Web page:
17. Niedermeyer, E., Lopes da Silva, F. H. Normal EEG and Sleep: Preterm and Term Neonates. Niedermeyer's Electroencephalography: Basic Principles, Clinical Applications, and Related. Wilkins. Lippincott Williams. 154-163 (2011).
  18. Grigg-Damberger, M. The Visual Scoring of Sleep in Infants 0 to 2 Months of Age. Journal of Clinical Sleep Medicine. 12, (3), 429-445 (2016).
  19. Niedermeyer, E., Lopes da Silva, F. H. Evoked Potentials in Children and Infants. In Niedermeyer's Electroencephalography: Basic Principles, Clinical Applications, and Related Fields. Wilkins. Lippincott Williams. 1057-1082 (2011).
  20. Odom, J. V., et al. ISCEV standard for clinical visual evoked potentials: 2016 update. Documenta Ophthalmologica. 133, (1), 1-11 (2016).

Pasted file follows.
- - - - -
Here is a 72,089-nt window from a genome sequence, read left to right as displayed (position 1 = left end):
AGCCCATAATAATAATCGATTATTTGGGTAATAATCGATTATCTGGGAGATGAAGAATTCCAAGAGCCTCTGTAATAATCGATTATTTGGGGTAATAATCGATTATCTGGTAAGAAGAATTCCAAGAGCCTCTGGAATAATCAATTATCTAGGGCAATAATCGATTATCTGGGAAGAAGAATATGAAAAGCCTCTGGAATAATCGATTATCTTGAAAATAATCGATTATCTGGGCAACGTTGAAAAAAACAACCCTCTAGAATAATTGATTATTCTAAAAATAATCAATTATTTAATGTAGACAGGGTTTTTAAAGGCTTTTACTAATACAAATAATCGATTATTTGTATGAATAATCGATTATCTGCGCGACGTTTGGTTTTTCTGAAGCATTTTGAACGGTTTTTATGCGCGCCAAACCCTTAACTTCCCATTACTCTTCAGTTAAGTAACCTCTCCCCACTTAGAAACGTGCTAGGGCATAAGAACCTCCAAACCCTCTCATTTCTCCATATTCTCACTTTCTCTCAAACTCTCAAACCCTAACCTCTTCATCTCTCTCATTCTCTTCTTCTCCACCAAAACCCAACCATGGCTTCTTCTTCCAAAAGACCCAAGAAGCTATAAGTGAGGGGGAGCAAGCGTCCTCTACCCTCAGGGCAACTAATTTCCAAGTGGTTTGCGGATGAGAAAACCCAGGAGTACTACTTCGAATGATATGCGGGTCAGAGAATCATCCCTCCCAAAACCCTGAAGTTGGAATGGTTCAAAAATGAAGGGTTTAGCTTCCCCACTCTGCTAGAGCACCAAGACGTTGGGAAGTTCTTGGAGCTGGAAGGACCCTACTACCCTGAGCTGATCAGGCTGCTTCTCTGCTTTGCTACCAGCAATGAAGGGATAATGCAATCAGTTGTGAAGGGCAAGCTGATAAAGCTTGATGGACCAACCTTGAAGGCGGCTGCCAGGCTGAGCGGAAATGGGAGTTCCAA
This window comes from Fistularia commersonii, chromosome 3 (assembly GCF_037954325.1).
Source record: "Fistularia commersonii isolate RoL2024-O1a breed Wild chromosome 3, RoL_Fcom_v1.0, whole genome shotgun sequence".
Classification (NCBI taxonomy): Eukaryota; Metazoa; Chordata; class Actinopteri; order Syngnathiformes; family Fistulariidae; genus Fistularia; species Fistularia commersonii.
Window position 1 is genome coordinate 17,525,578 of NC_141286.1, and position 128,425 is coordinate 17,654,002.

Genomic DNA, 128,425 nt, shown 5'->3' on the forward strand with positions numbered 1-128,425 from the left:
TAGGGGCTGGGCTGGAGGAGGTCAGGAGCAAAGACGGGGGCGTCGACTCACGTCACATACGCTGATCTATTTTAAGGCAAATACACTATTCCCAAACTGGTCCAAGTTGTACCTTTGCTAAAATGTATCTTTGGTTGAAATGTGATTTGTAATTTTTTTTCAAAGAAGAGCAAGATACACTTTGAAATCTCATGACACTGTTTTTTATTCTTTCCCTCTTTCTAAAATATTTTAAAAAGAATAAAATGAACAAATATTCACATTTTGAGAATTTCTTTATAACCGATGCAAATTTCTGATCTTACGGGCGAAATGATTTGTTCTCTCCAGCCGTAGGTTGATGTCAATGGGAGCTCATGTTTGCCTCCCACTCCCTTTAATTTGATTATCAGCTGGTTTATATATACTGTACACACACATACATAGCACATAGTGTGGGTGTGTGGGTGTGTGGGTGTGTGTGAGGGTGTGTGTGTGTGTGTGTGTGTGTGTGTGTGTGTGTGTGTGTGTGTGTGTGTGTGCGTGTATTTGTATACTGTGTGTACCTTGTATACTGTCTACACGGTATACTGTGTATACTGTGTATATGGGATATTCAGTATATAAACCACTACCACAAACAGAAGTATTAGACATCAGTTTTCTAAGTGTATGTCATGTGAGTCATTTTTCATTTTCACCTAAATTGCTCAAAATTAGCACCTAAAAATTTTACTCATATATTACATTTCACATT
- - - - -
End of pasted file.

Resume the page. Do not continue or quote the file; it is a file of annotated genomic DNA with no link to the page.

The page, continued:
21. Pojda-Wilczek, D., Maruszczyk, W., Sirek, S. Flash visual evoked potentials (FVEP) in various stimulation conditions. Documenta Ophthalmologica. 138, 35-42 (2019).
  22. Tsuneishi, S., Casaer, P. Stepwise decrease in VEP latencies and the process of myelination in the human visual pathway. Brain & Development. 19, 547-551 (1997).

Comments

0 Comments


    Post a Question / Comment / Request

    You must be signed in to post a comment. Please or create an account.

    Usage Statistics